Celebrating its 25th anniversary, Planet Drum has been remastered in a special edition with three previously unpublished tracks. In 1990, Mickey Hart assembled a cast of musicians from around the world to make a percussion album unlike anything ever produced. Hart was joined by Zakir Hussain and T.H. “Vikku” Vinayakram from India, Babatunde Olatunji and Sikiru Adepoju from Nigeria, Airto Moreira and Flora Purim from Brazil, and Giovanni Hidalgo from Puerto Rico. Planet Drum was released in 1991 and spent twenty-six weeks at the top of the Billboard charts, winning the first World Music Grammy in the process.
Instead of writing compositions in a particular style, Hart wanted the musicians to bring their traditions to the studio with the goal of creating new rhythms and ideas in an open-minded environment. The results speak for themselves. This recording features an impressive array of instruments that add a bounty of layers and sympathetic harmonies to an entirely original set of music. The production on the album allows for all of these textures and nuances to be heard and felt. A concentrated listening experience offers a level of depth not found on many recordings.
The opening track, “Udu Chant,” reveals a jungle of sound. The atmosphere resonates with life, adding intensity and scope to the percussive instruments, which includes Hart’s own “Beam,” a long metal I-beam strung with multiple piano strings and a special magnetic pickup. “Island Groove” is a 4/4 samba that draws influence from the sounds of the Yoruban consonants: go, pa, gun. Each musician adds some flair, adding to the collective sound instead of taking solos.
“Light Over Shadow” is a slow, contemplative groove with Purim and Moreira harmonizing vocals over a set of percussion that includes a yearning cuíca. “Dance of the Hunter’s Fire” offers an enticing meeting of African and South Indian traditions. The African polyrhythm of four beats against six beats is set by Olatunji’s djembe as Vinayakram improvises on the ghatam.
Body percussion and vocals are the only instruments on “Jewe ‘You Are the One.’” Jew’s harp and the dundun talking drum dominate the celestial composition, “The Hunt,” with strong accents from the drum kit. “Temple Caves” sounds like the title suggests; a percussive trance filled with a sense of urgency and celebration that resonates as if it was recorded in a cave.
“The Dancing Sorcerer” features Moreira on berimbau, one of the oldest instruments known to man, and Hussain on madal and tabla in a meeting of Brazilian and Indian percussion. Human bones are used by Hart to play the balafon on the ritualistic “Bones.” Voice and percussion swing together on “Lost River.” Olatunji adds a supportive vocal loop underneath Purim’s playful vocal melody as the ensemble lays down a strong rhythm.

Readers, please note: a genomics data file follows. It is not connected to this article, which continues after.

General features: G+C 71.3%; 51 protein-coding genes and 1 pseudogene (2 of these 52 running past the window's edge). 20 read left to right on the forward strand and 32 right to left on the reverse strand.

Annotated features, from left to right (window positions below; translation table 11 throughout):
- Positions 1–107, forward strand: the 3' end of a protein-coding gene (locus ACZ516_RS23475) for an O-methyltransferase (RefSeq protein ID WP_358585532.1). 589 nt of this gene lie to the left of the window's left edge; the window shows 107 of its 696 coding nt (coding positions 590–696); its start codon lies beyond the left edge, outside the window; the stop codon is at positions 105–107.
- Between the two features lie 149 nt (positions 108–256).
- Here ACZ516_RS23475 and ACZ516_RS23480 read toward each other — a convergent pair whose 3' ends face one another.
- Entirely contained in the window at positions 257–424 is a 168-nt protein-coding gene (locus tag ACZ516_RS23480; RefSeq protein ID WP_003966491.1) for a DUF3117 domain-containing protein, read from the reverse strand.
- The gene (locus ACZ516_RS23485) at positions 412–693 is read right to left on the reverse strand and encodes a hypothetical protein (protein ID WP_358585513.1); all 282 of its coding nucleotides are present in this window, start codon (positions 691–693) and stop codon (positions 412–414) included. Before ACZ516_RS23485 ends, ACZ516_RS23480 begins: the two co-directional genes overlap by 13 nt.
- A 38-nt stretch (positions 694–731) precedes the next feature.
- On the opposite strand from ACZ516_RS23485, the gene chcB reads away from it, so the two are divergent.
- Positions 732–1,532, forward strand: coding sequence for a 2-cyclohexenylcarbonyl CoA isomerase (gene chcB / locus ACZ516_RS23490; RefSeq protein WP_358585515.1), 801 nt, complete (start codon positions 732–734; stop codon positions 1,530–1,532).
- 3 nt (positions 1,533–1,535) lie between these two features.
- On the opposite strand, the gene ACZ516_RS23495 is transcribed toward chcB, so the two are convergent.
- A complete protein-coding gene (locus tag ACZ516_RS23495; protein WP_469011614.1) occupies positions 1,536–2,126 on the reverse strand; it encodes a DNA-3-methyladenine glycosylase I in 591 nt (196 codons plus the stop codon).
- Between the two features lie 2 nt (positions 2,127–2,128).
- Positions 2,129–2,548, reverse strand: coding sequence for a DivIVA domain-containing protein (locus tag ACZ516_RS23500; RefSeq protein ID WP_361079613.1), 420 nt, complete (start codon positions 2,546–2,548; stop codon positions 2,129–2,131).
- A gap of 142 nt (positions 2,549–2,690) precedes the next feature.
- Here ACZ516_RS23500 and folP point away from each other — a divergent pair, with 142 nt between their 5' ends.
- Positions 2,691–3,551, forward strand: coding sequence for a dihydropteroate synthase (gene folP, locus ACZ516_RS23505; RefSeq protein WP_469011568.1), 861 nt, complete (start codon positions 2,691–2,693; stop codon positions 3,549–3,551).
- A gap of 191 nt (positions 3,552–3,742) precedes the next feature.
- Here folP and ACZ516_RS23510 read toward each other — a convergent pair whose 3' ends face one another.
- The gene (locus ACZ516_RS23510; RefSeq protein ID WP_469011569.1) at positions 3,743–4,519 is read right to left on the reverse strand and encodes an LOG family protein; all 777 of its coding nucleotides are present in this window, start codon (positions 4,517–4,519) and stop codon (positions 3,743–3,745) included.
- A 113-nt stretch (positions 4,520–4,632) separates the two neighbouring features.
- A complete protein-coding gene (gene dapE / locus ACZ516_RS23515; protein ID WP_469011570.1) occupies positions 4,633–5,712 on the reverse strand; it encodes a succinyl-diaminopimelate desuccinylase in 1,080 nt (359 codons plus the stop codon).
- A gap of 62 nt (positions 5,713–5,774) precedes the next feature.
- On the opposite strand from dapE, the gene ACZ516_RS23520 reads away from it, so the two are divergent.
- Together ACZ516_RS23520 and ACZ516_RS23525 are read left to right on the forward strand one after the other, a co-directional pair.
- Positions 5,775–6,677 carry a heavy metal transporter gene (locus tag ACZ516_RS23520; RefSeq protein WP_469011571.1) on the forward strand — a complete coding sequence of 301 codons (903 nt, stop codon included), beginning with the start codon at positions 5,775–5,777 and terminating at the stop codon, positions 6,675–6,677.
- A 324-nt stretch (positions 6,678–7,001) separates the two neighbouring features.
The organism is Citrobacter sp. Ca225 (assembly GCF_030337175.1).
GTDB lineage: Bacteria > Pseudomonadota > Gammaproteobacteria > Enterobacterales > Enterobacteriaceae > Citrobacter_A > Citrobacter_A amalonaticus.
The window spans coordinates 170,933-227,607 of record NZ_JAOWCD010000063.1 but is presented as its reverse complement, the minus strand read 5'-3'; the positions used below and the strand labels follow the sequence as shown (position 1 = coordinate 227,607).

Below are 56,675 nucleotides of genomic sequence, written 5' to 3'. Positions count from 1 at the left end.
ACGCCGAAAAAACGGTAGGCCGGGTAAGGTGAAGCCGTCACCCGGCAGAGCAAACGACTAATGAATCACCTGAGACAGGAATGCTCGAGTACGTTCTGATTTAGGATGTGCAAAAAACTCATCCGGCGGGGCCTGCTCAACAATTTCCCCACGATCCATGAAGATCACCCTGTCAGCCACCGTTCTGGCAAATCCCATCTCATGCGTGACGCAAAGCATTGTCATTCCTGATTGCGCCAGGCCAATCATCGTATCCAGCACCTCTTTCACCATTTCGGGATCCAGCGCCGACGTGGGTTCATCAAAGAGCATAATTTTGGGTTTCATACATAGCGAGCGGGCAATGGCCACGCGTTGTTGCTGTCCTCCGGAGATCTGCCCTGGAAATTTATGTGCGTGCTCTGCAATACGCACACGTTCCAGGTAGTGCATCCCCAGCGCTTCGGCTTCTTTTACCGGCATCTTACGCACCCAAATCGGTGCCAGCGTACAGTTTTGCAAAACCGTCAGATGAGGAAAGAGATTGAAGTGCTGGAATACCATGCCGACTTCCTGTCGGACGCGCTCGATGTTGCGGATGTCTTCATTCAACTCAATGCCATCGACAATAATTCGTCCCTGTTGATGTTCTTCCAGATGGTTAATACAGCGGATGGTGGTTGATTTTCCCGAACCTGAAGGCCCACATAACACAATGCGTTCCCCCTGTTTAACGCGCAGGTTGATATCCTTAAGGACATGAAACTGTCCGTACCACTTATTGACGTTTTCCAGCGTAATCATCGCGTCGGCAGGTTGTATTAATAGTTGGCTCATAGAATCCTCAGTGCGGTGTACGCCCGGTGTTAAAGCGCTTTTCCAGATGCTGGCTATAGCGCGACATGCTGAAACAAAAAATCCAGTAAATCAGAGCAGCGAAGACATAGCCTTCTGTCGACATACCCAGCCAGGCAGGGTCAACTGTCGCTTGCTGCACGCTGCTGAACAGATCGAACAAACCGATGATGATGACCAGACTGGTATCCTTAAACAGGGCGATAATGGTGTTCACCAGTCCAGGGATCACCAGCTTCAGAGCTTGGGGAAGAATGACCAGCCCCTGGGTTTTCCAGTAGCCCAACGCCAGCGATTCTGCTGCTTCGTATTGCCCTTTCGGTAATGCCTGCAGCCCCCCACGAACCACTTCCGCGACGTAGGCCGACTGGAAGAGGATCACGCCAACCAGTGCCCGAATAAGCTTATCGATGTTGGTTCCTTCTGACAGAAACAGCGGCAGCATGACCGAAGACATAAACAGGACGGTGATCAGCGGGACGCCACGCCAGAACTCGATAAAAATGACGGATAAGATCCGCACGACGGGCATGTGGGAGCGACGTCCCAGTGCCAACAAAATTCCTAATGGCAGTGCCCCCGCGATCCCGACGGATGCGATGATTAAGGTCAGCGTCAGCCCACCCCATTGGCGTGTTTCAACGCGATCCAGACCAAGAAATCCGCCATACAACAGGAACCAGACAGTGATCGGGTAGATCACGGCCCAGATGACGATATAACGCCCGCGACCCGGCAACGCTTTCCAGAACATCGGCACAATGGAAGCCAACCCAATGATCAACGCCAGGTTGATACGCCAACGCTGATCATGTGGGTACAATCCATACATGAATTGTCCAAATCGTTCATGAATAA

“Evening Samba” is a silky groove that mixes Brazilian and Angolan rhythms, which serves as an outlet for some extended bell improvisations. “Iyanu ‘Surprises’” is an Olatunji composition which implements gourds grown in Hart’s garden, which are then arranged into a new gourdophon instrument. This leads into the sound of waves rolling in as “Mysterious Island” commences. Here water, rain, blowing wind and birds resemble the atmosphere of Kona, Hawaii where the waves were recorded late at night.
The three additional bonus tracks in this edition include “Sea of Showers,” “Throat Games,” and “The Spot.” “Sea of Showers” reveals a sense of urgency with conch, bullroarer and chimes joining tabla, surdo and congas for Purim and Olatunji’s vocals. “Throat Games” is entirely centered around the voice with four vocals providing all of rhythm and melody. “The Spot” is a fascinating study of water, implementing water drops along with madals, kanjira, kalimba, bells, and the innovative cheek-o-phon and waterphon to create the sound of water flowing and dancing.
What Mickey Hart and his ensemble have accomplished here is something entirely unique. By writing new music inspired by the traditions of these master musicians, they’ve created something completely authentic that still sounds fresh today. This special edition includes a forward in the liner notes written by Dennis McNally, along with Mickey Hart’s notes on the project with information on each composition. Fans of this album should also check out Hart’s companion book, “Planet Drum: A Celebration of Percussion and Rhythm.”
Originally published in RootsWorld Magazine.